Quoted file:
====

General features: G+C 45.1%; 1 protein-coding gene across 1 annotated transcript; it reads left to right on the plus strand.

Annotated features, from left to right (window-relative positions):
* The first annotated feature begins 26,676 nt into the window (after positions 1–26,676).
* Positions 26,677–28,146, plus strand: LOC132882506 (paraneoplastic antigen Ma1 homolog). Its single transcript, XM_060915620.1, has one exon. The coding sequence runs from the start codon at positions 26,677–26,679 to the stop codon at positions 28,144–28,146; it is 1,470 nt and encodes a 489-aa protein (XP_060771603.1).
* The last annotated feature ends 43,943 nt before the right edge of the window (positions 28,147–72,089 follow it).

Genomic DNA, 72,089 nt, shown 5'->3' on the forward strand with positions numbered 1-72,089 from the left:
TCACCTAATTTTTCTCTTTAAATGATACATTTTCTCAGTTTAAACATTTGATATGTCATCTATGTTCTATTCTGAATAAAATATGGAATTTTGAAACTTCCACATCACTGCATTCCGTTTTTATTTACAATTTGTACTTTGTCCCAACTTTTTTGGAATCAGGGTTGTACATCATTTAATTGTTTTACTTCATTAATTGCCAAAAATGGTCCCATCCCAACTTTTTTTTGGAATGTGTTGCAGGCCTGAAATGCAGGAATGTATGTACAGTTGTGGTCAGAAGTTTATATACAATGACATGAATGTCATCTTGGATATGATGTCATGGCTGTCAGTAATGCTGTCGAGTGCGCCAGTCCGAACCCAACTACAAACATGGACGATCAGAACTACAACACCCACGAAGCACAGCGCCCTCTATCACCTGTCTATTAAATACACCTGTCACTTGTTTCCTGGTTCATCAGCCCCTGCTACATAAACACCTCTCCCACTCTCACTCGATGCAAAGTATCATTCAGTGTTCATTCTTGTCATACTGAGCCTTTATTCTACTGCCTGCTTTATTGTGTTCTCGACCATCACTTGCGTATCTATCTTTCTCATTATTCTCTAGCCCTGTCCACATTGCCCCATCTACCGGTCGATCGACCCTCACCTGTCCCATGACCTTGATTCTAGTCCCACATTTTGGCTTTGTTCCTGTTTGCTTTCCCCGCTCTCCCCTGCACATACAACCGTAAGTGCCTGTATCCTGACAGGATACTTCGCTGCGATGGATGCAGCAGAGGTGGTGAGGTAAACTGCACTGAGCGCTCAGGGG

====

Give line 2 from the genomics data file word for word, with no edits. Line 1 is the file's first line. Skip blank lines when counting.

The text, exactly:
Annotated features, from left to right (window-relative positions):